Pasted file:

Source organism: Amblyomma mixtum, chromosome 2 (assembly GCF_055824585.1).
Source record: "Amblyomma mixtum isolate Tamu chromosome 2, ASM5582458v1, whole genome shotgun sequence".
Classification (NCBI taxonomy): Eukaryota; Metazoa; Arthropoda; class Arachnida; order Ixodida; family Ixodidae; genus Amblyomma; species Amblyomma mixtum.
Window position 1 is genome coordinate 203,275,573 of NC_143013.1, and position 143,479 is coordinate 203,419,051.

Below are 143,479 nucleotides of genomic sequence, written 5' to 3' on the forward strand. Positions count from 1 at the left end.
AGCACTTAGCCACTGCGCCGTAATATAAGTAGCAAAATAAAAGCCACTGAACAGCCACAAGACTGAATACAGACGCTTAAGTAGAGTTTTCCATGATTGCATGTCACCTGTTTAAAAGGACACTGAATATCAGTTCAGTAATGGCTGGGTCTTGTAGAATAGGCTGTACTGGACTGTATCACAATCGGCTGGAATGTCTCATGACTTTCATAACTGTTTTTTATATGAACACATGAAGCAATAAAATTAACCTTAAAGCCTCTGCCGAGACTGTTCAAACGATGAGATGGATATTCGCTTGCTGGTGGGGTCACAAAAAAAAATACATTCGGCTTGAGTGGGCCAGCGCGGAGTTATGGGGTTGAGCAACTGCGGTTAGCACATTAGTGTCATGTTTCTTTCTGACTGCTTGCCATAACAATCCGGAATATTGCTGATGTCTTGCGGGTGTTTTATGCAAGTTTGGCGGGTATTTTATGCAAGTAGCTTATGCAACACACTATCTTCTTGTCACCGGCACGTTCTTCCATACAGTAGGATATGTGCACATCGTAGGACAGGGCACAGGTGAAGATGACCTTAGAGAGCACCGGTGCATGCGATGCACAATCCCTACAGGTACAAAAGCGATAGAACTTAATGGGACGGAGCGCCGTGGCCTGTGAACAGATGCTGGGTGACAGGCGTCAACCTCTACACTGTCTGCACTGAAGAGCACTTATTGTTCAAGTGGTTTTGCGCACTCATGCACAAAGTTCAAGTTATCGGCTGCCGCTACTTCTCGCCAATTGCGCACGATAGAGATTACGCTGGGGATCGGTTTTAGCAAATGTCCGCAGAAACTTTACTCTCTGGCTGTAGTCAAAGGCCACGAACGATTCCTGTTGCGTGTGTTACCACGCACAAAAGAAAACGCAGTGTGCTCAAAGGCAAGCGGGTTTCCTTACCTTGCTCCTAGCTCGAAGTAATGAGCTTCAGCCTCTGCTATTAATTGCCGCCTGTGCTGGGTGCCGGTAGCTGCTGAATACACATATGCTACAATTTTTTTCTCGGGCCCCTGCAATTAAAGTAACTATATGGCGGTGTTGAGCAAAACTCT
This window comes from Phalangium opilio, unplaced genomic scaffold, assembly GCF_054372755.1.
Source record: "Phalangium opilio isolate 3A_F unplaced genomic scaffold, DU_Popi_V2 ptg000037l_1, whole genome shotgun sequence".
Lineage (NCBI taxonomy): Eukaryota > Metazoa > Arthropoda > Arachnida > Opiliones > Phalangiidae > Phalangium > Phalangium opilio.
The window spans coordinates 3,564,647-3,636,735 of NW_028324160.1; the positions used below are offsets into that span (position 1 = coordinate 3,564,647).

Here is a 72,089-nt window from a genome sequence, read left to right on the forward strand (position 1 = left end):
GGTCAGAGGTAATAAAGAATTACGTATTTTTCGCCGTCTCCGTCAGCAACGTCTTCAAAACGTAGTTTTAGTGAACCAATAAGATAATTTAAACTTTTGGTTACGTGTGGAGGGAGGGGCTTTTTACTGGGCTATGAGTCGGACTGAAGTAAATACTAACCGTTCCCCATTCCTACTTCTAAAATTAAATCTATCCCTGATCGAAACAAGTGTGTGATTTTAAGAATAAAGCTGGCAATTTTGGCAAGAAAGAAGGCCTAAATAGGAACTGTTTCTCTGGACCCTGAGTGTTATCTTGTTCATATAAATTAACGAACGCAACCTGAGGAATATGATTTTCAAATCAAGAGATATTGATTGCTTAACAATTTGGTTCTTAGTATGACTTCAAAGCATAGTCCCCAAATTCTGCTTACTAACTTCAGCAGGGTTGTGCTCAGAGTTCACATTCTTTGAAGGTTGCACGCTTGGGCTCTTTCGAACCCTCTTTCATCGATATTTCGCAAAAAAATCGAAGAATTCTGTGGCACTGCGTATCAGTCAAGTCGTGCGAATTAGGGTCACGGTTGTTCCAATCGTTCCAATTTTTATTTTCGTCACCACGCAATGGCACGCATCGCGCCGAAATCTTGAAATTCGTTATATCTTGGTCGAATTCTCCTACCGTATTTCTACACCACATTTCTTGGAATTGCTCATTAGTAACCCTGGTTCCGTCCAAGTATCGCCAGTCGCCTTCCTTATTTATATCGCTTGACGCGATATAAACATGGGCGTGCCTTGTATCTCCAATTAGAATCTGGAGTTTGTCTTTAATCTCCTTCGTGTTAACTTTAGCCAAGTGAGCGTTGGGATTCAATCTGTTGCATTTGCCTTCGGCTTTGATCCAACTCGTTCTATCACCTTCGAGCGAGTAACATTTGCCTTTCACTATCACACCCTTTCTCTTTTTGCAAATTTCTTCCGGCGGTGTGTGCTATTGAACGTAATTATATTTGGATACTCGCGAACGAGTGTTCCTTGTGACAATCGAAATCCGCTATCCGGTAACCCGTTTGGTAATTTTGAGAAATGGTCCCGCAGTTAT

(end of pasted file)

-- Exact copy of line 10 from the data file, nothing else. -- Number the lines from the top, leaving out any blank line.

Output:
The window spans coordinates 3,564,647-3,636,735 of NW_028324160.1; the positions used below are offsets into that span (position 1 = coordinate 3,564,647).